Sean O’Donogue grew up in the south east of Ireland, an area rich in ancient crafts. At just 15 years of age Sean fulfilled his dream by being accepted into Waterford Crystal on a five year apprenticeship, after 10 years Sean became a Master Blower. Needing a new and exciting challenge Sean decided to leave Waterford after 14 years.


 He found that challenge in Australia, finally settling in Noosa, Queensland. Inspired by the Reefs, Rainforests and his days at Waterford, he continues to create his craft, glass blowing extrodinary artworks.

Now in his state-of-the-art electric studio (the only one in the Southern hemisphere), Sean has created a glass ball, as a paperweight that looks down on Australia,  as if you are looking through the clouds from outer space. It is a design Sean has been perfecting over the last few years.


Lampwork paperweights have objects such as flowers, fruit, butterflies or animals constructed by shaping and working bits of colored glass with a gas burner or torch and assembling them into attractive compositions, which are then incorporated into the dome. This is a form particularly favored by studio artists. The objects are often stylized, but may be highly realistic.


 The paperweight  is made from 100% recycled glass and the studio in which it is made  is emission free. Sean uses  coloured glass particles with steel tools to create images on the glass. The material Sean uses was designed by NASA and used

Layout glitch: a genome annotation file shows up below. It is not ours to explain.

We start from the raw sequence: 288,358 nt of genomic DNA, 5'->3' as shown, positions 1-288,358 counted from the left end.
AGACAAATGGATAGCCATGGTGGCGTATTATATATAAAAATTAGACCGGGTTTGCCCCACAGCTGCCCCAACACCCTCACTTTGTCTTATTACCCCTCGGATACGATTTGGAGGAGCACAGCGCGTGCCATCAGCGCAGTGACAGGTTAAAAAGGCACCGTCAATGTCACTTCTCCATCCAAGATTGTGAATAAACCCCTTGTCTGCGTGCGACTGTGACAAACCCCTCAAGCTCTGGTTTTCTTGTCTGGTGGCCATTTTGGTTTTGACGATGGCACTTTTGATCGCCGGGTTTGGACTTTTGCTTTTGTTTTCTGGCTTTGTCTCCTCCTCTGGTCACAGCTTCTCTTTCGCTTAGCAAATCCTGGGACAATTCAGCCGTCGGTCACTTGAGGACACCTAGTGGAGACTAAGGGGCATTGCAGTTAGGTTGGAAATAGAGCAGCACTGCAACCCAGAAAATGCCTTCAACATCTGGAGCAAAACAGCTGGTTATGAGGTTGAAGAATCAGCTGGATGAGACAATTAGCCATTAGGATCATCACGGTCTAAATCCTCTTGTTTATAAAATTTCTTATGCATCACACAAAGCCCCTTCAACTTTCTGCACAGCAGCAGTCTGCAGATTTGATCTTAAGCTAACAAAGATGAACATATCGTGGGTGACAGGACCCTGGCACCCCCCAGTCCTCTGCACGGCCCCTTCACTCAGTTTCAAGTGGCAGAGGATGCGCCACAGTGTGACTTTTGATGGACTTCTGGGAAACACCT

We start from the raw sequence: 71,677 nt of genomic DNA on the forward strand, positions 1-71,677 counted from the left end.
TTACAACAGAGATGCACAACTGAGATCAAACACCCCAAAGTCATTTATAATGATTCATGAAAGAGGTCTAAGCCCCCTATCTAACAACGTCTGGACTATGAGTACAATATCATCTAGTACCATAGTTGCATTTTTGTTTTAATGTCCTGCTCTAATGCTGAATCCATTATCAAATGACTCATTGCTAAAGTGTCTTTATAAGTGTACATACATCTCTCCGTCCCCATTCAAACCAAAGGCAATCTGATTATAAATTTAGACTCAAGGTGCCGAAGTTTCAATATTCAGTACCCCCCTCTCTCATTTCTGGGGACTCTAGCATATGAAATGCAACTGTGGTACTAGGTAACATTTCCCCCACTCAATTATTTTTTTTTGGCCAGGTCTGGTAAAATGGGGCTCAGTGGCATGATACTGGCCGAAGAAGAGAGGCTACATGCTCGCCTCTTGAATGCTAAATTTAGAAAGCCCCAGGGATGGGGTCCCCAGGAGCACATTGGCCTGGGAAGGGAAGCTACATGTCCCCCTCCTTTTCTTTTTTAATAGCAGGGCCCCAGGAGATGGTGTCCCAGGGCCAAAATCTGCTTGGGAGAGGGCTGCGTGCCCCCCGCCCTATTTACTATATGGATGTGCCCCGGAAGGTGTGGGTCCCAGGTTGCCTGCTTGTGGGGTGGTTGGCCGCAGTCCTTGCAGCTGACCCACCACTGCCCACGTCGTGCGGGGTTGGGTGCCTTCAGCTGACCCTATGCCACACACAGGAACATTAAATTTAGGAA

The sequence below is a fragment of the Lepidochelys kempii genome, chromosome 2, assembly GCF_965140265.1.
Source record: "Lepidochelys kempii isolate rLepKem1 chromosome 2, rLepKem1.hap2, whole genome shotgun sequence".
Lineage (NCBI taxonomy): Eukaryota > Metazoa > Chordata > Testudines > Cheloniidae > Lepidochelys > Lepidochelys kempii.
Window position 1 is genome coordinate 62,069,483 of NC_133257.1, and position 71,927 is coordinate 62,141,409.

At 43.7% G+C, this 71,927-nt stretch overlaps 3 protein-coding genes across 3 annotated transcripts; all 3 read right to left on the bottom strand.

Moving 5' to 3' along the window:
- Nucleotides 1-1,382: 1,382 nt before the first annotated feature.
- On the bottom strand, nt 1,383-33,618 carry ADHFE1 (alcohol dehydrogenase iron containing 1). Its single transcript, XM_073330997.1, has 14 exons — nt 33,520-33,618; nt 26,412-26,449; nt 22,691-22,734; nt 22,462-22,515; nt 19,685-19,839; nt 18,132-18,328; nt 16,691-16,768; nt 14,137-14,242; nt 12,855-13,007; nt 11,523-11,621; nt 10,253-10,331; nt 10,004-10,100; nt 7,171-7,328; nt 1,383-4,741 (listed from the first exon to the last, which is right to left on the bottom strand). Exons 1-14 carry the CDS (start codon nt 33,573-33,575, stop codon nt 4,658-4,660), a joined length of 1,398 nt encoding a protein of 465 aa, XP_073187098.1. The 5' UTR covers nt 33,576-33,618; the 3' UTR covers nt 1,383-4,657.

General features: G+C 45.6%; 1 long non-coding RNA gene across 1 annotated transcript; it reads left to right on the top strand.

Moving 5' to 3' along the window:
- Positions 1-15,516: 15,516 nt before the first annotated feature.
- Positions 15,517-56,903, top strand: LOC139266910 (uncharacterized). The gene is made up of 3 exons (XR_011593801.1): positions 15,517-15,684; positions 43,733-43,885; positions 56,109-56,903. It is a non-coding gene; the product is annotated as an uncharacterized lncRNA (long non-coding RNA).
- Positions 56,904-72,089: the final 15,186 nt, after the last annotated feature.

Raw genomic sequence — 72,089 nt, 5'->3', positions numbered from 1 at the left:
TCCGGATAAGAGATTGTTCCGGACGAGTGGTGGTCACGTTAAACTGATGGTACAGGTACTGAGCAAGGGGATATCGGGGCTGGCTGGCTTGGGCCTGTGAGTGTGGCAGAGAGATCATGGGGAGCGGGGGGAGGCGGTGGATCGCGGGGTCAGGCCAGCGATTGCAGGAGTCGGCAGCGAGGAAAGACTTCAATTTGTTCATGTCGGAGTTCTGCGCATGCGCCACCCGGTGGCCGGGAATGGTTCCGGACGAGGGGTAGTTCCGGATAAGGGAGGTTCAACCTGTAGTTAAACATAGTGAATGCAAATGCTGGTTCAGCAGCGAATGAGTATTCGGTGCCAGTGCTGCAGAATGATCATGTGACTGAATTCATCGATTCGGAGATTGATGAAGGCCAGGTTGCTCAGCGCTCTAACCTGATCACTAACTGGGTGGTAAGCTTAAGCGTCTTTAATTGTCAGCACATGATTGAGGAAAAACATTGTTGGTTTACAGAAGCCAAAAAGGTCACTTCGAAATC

in satellites."

Sean has created a wonderful range of variations using this technique, maps of Australia, handprints, we are hoping for the Brisbane River and the Story Bridge. Glassblowing involves three furnaces. The first, which contains a crucible of molten glass, is simply referred to as "the furnace." The second is called the "glory hole", and is used to reheat a piece in between steps of working with it. The final furnace is called the "lehr" or "annealer", and is used to slowly cool the glass, over a period of a few hours to a few days, depending on the size of the pieces. This keeps the glass from cracking due to thermal stress. Historically, all three furnaces were contained in one, with a set of progressively cooler chambers for each of the three purposes. Many glassblowing studios in Mexico and South America still employ this method.